Young People: Listening to how they keep healthy, LambethDownload (PDF 495KB)
Summary of report contentHealthwatch Lambeth worked with four existing young people settings/groups/clubs, and the help of an experienced youth worker with local connections, and conducted 16 interviews from August to mid-October 2016 speaking to three females and 13 males aged between 16 and 18 years (all but one was of African or Caribbean heritage, including three individuals who described themselves as mixed race). This report is the first of a series of early steps that Healthwatch Lambeth is making to inform the development of a new work stream focused on the health and wellbeing of children and young people. The purpose of this piece of engagement was to explore what young people know and practice in relation to keeping themselves healthy and happy, with the aim of using the results to help inform the direction of our future young people’s workstream. The young people were each given an information sheet about the project, before the interview and consent was obtained. A topic guide was developed covering questions about healthy lifestyles including sexual and mental health, drugs and alcohol. The interviews resulted in revealing a mix of experiences and attitudes towards keeping healthy. The team were reassured to hear that most young people interviewed were practising ‘safe sex’ and spoke responsibly about drinking alcohol and smoking cannabis. However, the levels of anxiety that these young people spoke about were concerning to HW, which seemed to be related to their perceptions of a lack of future opportunity and also heavily influenced by the insecurity they experience in the neighbourhoods that they live in. The interviews highlighted a lack of a support system/ structure that enables young people to change after choosing a certain life path or to grow after a certain age. Secondly, developing respectful and healthy relationships was just as important as ensuring that young people have the basic knowledge with regards to keeping healthy and access to information about health and care services. HW team found several improvements that would ensure young people leave full-time education with a minimum understanding of how to look after their health holistically. Specifically, our interviewees outlined several suggestions as to how to make the delivery and content of Personal, Social and Health Education (PSHE) in schools more effective and engaging. Young people also spoke positively of the informal role of mentors and staff with a brief to provide emotional support. Additionally, clearly there was a pressing issue of how to improve access to services for young people who require immediate support. HW spoke to 9 youth workers who highlighted the need for support and services that builds the self-esteem of young people and helps them develop the skills to find the opportunities they seek, thus hiring more relatable youth workers who can listen and empathise, but who are also resourced with relevant academic knowledge and service information. With this, youth workers could enhance the outreach and facilitator role that they already undertake with services. HW Lambeth aims to build relationships and conduct further research with the schools, stakeholders and the council.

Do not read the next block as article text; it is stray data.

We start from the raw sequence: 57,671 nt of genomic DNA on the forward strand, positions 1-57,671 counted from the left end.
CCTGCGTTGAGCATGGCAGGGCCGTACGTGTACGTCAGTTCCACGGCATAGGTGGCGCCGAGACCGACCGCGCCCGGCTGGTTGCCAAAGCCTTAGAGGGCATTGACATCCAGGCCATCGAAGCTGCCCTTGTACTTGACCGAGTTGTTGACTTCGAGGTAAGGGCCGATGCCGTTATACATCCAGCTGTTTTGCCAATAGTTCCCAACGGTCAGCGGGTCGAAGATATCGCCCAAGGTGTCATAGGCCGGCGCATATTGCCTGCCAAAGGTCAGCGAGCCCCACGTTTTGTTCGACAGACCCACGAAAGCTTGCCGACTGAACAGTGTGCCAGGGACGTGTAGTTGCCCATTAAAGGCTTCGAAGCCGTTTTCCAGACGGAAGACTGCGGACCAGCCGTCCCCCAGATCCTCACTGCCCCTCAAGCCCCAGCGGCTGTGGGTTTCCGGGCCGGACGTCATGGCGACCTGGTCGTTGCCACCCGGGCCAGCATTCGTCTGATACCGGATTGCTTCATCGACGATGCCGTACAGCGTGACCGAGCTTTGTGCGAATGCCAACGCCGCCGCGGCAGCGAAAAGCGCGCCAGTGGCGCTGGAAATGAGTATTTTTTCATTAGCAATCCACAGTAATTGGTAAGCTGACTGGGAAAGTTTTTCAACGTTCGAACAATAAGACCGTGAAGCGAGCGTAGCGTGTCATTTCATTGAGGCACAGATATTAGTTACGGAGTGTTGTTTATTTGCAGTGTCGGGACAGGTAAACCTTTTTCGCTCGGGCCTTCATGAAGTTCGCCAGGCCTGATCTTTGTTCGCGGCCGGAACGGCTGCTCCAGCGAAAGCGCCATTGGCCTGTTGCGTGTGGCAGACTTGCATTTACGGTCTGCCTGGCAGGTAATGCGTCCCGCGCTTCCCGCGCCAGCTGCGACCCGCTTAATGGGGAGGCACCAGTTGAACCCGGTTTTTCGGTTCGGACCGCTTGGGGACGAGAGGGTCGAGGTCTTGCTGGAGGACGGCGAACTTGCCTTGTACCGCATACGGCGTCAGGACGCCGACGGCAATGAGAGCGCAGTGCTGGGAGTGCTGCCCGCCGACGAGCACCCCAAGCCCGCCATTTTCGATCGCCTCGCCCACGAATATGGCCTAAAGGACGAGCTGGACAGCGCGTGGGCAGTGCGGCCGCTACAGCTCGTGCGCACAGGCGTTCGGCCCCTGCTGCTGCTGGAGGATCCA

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Young People: Listening to how they keep healthy, Lambeth
Date of publication
Monday, 30 October, 2017
Date evidence capture began
Saturday, 15 July, 2017
Date evidence capture finished
Monday, 31 October, 2016
Type of report
Integration of services
Lifestyle and wellbeing
Healthwatch reference number
Was the work undertaken at the request of another organisation?
Primary research method used
How was the information collected?
Visit to provider
Secondary care services
Number of people who shared their views
Does the information include public's views?
Does the information include carer's, friend's or relative's views?
Does the information include staff's views?
Types of health and care professionals engaged
Care / support workers
Does the information include other people's views?
What was the main sentiment of the people who shared their views?
Were recommendations made by local Healthwatch in the report?
Does the information contain a response from a provider?
Is there evidence of impact in the report?
Is there evidence of impact external to the report?